Dig Baton Rouge

Shopping cart warning may be overblown

A recent report making its way around social media involving shopping carts and possible skin contact with drugs has many people sharing… and some experts scratching their heads.

The claim is that people should wipe down shopping cart handles because there is a risk they could come into contact with fentanyl, a powerful painkiller that is at the center of the opioid epidemic. The warning came from a Facebook status which encouraged people to copy and share its contents, something the Leachville Police Department in Arkansas had no trouble doing which led to several media outlets running the story.

Some questioned the post’s accuracy, however, and the police station deleted the post later Thursday, applogizing for not looking into the claim further.

According to the Centers for Disease Control, overdosing on fentanyl is indeed dangerous and potentially deadly in small amounts, and black market powdered fentanyl is blamed for some of the 20,000 deaths per year attributed to synthetic opioid abuse.

Police said a 10-year-old Miami boy died in July after walking home from a neighborhood pool, and autopsy results showed he had fentanyl and heroin in his system. However, investigators do not know how the boy came into contact with the drug, only that it is believed to have happened somewhere between the pool and his home.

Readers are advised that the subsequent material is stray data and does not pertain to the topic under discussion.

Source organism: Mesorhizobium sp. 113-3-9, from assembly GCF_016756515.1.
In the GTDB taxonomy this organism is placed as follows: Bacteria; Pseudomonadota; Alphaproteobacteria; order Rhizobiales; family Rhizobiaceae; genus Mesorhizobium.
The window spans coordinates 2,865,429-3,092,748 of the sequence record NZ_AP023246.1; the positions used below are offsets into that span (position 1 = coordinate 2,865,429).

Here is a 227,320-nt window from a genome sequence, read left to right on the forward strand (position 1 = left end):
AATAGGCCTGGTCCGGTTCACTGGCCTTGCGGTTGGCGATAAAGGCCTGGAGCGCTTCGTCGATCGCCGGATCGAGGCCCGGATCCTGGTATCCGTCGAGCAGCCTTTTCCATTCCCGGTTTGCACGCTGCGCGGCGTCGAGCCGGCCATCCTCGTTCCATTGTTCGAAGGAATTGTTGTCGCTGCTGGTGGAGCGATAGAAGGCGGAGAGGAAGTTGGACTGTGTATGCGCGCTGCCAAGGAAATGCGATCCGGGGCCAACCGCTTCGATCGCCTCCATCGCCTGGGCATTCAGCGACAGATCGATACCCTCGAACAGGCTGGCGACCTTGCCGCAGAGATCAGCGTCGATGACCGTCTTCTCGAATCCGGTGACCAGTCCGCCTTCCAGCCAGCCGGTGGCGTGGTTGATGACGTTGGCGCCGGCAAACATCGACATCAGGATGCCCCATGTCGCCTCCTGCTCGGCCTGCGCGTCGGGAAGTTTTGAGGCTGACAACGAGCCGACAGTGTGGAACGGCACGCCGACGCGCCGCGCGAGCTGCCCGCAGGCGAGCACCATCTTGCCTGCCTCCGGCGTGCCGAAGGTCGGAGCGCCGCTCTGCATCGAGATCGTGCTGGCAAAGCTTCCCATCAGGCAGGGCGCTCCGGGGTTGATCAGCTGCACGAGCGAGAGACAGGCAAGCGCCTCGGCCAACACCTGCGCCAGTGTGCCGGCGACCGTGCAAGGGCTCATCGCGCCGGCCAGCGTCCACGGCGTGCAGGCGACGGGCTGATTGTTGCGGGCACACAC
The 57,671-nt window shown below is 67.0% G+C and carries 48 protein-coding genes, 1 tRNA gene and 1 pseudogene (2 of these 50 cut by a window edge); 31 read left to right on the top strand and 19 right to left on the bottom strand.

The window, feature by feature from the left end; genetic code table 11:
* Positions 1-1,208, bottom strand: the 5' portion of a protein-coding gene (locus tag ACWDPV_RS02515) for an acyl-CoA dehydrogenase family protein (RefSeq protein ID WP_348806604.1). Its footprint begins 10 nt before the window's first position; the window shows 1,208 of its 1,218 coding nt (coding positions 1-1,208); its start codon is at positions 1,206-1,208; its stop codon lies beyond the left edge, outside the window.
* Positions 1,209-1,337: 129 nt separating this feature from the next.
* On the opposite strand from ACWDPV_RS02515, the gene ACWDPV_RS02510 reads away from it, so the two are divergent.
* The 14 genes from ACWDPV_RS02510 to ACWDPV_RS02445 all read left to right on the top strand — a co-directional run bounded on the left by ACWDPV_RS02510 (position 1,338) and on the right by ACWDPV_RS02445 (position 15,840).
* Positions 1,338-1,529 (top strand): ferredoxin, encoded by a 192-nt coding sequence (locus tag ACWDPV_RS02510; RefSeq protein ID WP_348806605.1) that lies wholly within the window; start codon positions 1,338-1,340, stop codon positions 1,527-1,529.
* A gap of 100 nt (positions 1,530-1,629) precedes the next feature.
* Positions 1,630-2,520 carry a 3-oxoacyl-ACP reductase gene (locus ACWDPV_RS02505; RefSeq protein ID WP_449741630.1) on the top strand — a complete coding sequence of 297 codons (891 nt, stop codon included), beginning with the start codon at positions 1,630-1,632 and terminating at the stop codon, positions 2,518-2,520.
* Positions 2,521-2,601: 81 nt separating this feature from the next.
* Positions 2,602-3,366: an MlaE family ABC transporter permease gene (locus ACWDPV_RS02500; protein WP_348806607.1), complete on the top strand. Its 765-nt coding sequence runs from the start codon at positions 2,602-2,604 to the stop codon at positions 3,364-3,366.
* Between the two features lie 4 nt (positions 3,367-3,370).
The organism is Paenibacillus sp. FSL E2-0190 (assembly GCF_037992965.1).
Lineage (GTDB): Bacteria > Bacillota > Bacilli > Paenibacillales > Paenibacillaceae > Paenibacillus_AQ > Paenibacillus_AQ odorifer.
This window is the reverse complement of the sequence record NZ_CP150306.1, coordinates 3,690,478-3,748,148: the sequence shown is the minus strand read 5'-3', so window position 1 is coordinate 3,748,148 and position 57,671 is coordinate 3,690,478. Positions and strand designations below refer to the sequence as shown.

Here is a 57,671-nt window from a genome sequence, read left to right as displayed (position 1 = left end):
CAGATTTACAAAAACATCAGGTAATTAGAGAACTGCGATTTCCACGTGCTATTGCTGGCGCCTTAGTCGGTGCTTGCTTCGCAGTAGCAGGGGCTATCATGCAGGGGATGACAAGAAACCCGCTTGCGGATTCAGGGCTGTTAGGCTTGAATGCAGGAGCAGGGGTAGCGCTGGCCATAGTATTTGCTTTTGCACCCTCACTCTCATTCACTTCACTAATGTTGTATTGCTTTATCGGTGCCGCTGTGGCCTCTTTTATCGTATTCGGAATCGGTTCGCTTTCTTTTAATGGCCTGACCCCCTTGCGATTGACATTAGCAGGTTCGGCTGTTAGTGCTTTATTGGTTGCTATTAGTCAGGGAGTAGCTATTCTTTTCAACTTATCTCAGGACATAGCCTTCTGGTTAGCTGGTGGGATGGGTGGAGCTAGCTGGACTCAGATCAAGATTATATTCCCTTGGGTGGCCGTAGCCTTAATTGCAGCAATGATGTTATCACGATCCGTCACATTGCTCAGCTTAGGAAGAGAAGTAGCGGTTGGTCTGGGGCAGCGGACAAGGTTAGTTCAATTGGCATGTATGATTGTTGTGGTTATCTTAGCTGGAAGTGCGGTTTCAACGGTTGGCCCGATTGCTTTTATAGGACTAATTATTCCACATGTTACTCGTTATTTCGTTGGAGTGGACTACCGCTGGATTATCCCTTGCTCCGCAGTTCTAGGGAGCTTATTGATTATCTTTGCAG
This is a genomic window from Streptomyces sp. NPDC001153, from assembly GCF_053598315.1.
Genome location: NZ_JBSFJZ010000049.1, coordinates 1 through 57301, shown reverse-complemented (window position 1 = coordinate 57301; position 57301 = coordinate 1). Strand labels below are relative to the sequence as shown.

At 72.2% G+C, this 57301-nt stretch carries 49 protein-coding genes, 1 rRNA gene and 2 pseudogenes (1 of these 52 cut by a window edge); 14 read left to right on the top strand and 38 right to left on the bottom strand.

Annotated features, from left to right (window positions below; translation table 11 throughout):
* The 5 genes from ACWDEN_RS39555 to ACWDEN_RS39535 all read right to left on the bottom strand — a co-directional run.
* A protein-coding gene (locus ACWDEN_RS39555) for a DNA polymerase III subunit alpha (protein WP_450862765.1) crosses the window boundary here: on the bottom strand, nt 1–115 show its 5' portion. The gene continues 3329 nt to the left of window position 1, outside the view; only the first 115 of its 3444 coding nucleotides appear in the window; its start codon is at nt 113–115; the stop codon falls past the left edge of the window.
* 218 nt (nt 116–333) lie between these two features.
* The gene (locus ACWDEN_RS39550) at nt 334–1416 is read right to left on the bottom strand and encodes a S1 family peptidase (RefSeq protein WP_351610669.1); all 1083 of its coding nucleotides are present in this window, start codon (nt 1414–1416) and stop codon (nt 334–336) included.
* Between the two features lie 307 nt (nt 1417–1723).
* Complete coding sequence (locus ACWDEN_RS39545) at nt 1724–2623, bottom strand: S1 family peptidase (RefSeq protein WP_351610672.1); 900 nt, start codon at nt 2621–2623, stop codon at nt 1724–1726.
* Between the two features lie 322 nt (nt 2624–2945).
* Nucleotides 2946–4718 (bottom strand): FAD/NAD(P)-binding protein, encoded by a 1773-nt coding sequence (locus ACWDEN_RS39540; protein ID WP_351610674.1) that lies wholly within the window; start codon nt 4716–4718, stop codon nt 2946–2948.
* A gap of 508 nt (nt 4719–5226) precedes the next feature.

A warning from the Drug Enforcement Agency this year also makes the claim that skin contact with fentanyl can lead to a dangerous overdose, citing the CDC and National Institute for Occupational Safety and Health. However, both health agencies reversed their position after the DEA’s warning came out because they said there wasn’t enough research to those this was as big a threat as initially believed.

Medical experts also said after a police officer fell unconscious due to believed contact with fentanyl that it is extremely difficult for the drug to be absorbed through the skin.

“Fentanyl, applied dry to the skin, will not be absorbed,” said Dr. Ed Boyer, a medical toxicologist at Harvard Medical School and Brigham and Young Women’s Hospital, in an article reported by Slate. “There is a reason that the fentanyl patches took years [for pharmaceutical companies] to develop.”

Louisiana health experts said opioid deaths in the state rose from 155 in 2012 to 305 in 2016, but they believe those numbers are under-reported. Governor John Bel Edwards said in September that grants worth around $1 million from the CDC will help state health officials collect more data about opioid abuse and deaths in Louisiana to help them understand the scope of the problem, and find ways to combat it.

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